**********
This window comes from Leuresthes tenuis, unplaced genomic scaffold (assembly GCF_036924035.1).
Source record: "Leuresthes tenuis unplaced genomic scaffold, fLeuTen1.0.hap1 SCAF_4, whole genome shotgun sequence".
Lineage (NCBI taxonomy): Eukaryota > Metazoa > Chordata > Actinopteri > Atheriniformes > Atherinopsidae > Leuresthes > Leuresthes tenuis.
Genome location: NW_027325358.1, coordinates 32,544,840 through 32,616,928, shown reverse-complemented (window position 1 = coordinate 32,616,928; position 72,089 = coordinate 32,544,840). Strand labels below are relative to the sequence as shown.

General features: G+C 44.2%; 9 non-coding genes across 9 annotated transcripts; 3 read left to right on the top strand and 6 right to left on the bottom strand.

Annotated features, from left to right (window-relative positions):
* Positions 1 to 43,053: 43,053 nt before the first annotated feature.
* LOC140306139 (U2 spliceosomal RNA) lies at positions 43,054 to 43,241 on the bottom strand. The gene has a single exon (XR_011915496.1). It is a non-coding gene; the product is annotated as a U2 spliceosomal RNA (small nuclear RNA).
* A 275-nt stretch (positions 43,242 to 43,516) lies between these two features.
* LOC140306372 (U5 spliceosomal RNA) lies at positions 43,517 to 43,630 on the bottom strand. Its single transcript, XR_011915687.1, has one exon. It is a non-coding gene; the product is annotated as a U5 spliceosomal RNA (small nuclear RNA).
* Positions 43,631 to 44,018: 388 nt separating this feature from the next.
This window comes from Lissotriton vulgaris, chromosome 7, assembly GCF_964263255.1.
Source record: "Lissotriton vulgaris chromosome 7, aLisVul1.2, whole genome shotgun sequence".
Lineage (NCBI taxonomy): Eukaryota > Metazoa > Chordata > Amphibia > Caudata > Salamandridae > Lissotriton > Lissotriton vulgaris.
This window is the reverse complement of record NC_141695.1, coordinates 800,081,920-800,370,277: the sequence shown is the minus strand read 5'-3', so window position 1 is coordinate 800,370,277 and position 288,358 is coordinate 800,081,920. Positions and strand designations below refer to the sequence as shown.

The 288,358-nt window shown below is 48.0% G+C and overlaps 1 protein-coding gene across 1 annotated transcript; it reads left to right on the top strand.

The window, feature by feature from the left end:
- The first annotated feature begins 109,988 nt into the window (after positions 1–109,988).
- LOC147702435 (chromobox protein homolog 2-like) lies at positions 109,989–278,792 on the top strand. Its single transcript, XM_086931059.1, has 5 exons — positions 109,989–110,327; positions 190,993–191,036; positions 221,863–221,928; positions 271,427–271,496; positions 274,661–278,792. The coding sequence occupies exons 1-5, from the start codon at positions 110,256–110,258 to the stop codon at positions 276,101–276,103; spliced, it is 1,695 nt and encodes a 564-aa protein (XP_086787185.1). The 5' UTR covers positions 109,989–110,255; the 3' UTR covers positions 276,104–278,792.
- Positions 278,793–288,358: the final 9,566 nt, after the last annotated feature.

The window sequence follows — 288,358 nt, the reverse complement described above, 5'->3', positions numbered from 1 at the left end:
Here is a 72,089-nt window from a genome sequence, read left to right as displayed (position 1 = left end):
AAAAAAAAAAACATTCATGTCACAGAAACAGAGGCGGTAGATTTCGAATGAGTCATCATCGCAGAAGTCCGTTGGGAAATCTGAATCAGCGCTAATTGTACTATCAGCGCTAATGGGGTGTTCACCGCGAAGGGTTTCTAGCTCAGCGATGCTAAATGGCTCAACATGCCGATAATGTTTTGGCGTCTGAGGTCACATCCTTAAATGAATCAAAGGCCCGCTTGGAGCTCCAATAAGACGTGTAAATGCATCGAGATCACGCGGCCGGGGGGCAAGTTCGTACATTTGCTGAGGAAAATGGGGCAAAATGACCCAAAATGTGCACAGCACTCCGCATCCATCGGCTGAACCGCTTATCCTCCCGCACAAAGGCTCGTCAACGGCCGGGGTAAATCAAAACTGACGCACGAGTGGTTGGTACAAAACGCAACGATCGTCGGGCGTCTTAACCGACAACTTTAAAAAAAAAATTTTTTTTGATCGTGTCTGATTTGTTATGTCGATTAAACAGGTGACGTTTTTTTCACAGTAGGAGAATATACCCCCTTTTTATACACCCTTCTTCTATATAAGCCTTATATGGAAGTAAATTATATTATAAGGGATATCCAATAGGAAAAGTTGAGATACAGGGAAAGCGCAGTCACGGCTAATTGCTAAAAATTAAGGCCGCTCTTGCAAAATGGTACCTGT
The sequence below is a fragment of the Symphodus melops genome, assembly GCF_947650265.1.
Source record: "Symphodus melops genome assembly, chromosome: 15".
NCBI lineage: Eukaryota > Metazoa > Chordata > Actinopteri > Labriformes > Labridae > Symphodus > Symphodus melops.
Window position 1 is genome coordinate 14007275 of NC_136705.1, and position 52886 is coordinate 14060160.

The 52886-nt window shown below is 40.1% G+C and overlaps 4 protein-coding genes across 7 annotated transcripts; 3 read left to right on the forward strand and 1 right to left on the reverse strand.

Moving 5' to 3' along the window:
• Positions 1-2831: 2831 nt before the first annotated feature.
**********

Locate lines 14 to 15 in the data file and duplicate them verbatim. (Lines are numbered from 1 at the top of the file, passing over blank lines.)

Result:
Lineage (NCBI taxonomy): Eukaryota > Metazoa > Chordata > Amphibia > Caudata > Salamandridae > Lissotriton > Lissotriton vulgaris.
This window is the reverse complement of record NC_141695.1, coordinates 800,081,920-800,370,277: the sequence shown is the minus strand read 5'-3', so window position 1 is coordinate 800,370,277 and position 288,358 is coordinate 800,081,920. Positions and strand designations below refer to the sequence as shown.